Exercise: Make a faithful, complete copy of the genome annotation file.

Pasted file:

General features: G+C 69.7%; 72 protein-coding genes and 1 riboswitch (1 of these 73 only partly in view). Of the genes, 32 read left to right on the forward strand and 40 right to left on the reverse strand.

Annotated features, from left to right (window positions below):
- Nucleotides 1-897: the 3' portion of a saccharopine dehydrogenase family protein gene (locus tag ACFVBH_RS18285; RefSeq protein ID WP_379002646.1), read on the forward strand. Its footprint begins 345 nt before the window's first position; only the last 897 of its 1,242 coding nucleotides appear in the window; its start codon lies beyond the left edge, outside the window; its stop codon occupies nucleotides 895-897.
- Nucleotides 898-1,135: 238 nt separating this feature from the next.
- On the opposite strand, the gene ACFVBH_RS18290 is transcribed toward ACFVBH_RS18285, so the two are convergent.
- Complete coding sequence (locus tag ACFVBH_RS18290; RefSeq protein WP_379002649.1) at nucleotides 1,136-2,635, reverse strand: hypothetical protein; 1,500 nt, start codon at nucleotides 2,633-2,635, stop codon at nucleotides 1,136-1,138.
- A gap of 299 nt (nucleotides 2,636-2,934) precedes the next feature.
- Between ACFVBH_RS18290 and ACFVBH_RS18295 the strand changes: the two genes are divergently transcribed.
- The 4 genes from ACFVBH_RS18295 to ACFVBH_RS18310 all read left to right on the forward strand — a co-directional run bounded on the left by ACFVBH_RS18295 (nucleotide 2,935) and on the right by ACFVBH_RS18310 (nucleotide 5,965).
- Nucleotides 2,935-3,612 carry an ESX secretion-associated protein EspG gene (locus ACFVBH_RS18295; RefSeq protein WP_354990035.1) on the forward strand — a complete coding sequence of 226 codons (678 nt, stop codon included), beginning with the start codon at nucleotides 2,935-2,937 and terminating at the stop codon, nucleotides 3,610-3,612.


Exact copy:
General features: G+C 69.7%; 72 protein-coding genes and 1 riboswitch (1 of these 73 only partly in view). Of the genes, 32 read left to right on the forward strand and 40 right to left on the reverse strand.

Annotated features, from left to right (window positions below):
- Nucleotides 1-897: the 3' portion of a saccharopine dehydrogenase family protein gene (locus tag ACFVBH_RS18285; RefSeq protein ID WP_379002646.1), read on the forward strand. Its footprint begins 345 nt before the window's first position; only the last 897 of its 1,242 coding nucleotides appear in the window; its start codon lies beyond the left edge, outside the window; its stop codon occupies nucleotides 895-897.
- Nucleotides 898-1,135: 238 nt separating this feature from the next.
- On the opposite strand, the gene ACFVBH_RS18290 is transcribed toward ACFVBH_RS18285, so the two are convergent.
- Complete coding sequence (locus tag ACFVBH_RS18290; RefSeq protein WP_379002649.1) at nucleotides 1,136-2,635, reverse strand: hypothetical protein; 1,500 nt, start codon at nucleotides 2,633-2,635, stop codon at nucleotides 1,136-1,138.
- A gap of 299 nt (nucleotides 2,636-2,934) precedes the next feature.
- Between ACFVBH_RS18290 and ACFVBH_RS18295 the strand changes: the two genes are divergently transcribed.
- The 4 genes from ACFVBH_RS18295 to ACFVBH_RS18310 all read left to right on the forward strand — a co-directional run bounded on the left by ACFVBH_RS18295 (nucleotide 2,935) and on the right by ACFVBH_RS18310 (nucleotide 5,965).
- Nucleotides 2,935-3,612 carry an ESX secretion-associated protein EspG gene (locus ACFVBH_RS18295; RefSeq protein WP_354990035.1) on the forward strand — a complete coding sequence of 226 codons (678 nt, stop codon included), beginning with the start codon at nucleotides 2,935-2,937 and terminating at the stop codon, nucleotides 3,610-3,612.